Considering a store refit? Everything retailers need to know before investing big

What questions should retailers ask themselves when thinking of changing up their store? betterRetailing finds out

Shop refit

A store refit can be a transformative investment. Retailers betterRetailing has spoken to talk about sales increases of as much as 30%, which is thanks to a mixture of new technology, updated ranges and a better customer experience. 

Other benefits include being more energy efficient and creating a better work environment for your employees. 

Store owners agree a good refit doesn’t come cheap, and retailers should plan carefully before they begin any investment at this scale. 

“The first thing I would suggest is to go out and have a look at what other stores are doing, and don’t be afraid to steal ideas,” says Simon Biddle, who runs a SimplyFresh store in Worcester. 

“That’s what everyone else is doing, and sharing ideas is a big part of becoming a successful retailer.” 

While taking inspiration from others is an important piece of advice, retailers also agree that your knowledge of your customer base is an invaluable tool in knowing when and how a refit will be most effective. 

When the hard work of completing a store refit is done, maintenance, cleaning and keeping your new store tidy is just as essential. 

“Once you’ve finished a store refit, the most important thing is to look after your store,” says Baz Jethwa, who owns four stores, including Spar Rocket Stores in Bolton

“In one of our stores, we haven’t done a refit in eight years, but, if you were to visit today, you would think it had been done in the past six months. If your store looks great, there’s no need to do a refit and spend thousands of pounds for the sake of it.” 

Who are you going to work with? 

SimplyFresh in Worcester

Simon Biddle, who owns a SimplyFresh store in Worcester, says an early decision retailers need to make is who they are going to work with, whether via a symbol group or as an independent, and act accordingly. 

“If you’re thinking of working or partnering with a symbol group, then look at their other stores. Find out what else the symbol group will offer and what they will do in terms of prices, promotions and investment in your store,” he says. 

“If you’re going to be unaffiliated, then it is about finding out and researching who the best shop fitters are and looking at some of the stores they’ve done recently.” 

Once you have seen what some of the best stores are doing, it becomes easier to make sure your newly refitted store matches the latest trends, technology and opportunities to profit that exist in the market today, he adds. 

Does your store need a refit? 

Spar Rocket Stores owner Baz Jethwa

“Look at your flooring, your lights and whether you could make your store more energy efficient – if this is the case and you can make improvements, it could be the right time for a store refit,” says Spar Rocket Stores owner Baz Jethwa.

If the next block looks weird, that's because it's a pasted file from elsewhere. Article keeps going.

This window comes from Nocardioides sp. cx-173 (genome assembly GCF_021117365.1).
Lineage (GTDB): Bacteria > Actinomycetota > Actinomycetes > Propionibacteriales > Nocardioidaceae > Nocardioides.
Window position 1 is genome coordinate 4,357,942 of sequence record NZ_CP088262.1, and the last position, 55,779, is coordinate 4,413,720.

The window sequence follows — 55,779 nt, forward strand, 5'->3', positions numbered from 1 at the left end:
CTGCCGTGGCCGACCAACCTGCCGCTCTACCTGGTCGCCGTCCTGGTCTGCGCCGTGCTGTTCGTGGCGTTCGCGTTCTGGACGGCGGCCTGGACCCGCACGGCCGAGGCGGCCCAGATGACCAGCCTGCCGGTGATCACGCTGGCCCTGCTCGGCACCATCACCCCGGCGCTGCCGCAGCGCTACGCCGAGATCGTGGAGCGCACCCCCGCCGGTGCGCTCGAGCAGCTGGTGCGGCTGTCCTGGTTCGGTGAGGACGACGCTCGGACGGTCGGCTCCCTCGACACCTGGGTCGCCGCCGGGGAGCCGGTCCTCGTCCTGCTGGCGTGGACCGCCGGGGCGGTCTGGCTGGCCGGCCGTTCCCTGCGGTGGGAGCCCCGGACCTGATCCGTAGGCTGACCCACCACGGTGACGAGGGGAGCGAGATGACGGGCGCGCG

Once retailers have decided to undergo a store refit, Jethwa says they can then think about other areas to improve. “This can be around new on-trend, profit-making categories such as food to go, as well as putting LED lighting around spirits. A well-planned store refit can grow your weekly sales by at least 30%,” he says. 

Even a mini refit can have a considerable impact. “With the arrival of HFSS, we decided to condense our range of chocolate and use it to make additional room for vaping,” says Jethwa. 

As a result, his sales of high-margin vaping products has risen by 100%. 

How well do you know your customers? 

Harj Gill of Select & Save The Windmill, in Birmingham

“Know your customers and understand their demographic,” says Harj Gill, of Select & Save The Windmill, in Birmingham

“Symbol groups will come in with their own plans for how you could improve your store, which are useful, but talking to your customers and understanding your sales data will make sure you refit your store in the right way.” 

Working with customer needs at the forefront will also help improve the flow of your newly refitted store. “When we last did a refit, we created a flow that directs our shoppers down the aisle with higher-margin products, such as Frozen Fanta and food to go,” Gill says. 

“The other thing that we did was put baskets at the back of the store, so people could pick up extra items and increase their overall basket spend – it works really well.” 

Is it the right time for such a major investment? 

Sam Coldbeck, of Wharfedale Premier in Hull
Sam Coldbeck of Wharfedale Premier in Hull

“When we have spent out on a major refit in the past, we find that our customers expect prices will go up as a result, and in the middle of a cost-of-living crisis, that’s something we can’t really do,” says Sam Coldbeck, of Wharfedale Premier in Hull

And, right now, retailers might want to hold on to every penny possible. “With electricity bills going up and government support being reduced, most retailers need to be ready for 12-to-18 months of putting their nose to the grindstone to maintain sales and profitability – rather than investing thousands on a full store refit,” she says. 

“We’re fortunate our store is in a good state of repair, but merchandising and ranging, keeping up with trends and having smiling staff behind the counter all help make a huge difference to improve our store,” Coldbeck adds.

Read more advice for independent convenience retailers


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